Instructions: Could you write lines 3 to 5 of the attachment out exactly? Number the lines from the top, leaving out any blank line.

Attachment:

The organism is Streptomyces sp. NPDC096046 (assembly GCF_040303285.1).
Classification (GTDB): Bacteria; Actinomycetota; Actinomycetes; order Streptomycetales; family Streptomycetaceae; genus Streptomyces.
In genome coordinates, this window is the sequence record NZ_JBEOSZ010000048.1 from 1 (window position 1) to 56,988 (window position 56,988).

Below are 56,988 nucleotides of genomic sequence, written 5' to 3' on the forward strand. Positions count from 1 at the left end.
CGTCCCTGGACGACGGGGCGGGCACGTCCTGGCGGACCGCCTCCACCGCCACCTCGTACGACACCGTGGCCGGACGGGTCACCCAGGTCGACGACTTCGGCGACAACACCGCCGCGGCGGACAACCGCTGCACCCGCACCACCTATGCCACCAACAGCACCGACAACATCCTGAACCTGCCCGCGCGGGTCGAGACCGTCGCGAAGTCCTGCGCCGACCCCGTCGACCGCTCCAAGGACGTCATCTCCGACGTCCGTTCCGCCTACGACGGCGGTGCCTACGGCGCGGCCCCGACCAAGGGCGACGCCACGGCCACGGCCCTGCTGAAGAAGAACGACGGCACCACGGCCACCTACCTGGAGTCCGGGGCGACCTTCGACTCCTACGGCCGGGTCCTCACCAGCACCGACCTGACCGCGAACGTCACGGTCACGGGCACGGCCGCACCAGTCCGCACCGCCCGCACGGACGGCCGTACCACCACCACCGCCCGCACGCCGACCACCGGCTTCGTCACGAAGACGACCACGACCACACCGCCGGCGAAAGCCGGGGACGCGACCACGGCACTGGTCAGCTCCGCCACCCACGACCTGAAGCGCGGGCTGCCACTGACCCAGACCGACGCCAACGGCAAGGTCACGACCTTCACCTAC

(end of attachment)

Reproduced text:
In genome coordinates, this window is the sequence record NZ_JBEOSZ010000048.1 from 1 (window position 1) to 56,988 (window position 56,988).

Below are 56,988 nucleotides of genomic sequence, written 5' to 3' on the forward strand. Positions count from 1 at the left end.
CGTCCCTGGACGACGGGGCGGGCACGTCCTGGCGGACCGCCTCCACCGCCACCTCGTACGACACCGTGGCCGGACGGGTCACCCAGGTCGACGACTTCGGCGACAACACCGCCGCGGCGGACAACCGCTGCACCCGCACCACCTATGCCACCAACAGCACCGACAACATCCTGAACCTGCCCGCGCGGGTCGAGACCGTCGCGAAGTCCTGCGCCGACCCCGTCGACCGCTCCAAGGACGTCATCTCCGACGTCCGTTCCGCCTACGACGGCGGTGCCTACGGCGCGGCCCCGACCAAGGGCGACGCCACGGCCACGGCCCTGCTGAAGAAGAACGACGGCACCACGGCCACCTACCTGGAGTCCGGGGCGACCTTCGACTCCTACGGCCGGGTCCTCACCAGCACCGACCTGACCGCGAACGTCACGGTCACGGGCACGGCCGCACCAGTCCGCACCGCCCGCACGGACGGCCGTACCACCACCACCGCCCGCACGCCGACCACCGGCTTCGTCACGAAGACGACCACGACCACACCGCCGGCGAAAGCCGGGGACGCGACCACGGCACTGGTCAGCTCCGCCACCCACGACCTGAAGCGCGGGCTGCCACTGACCCAGACCGACGCCAACGGCAAGGTCACGACCTTCACCTAC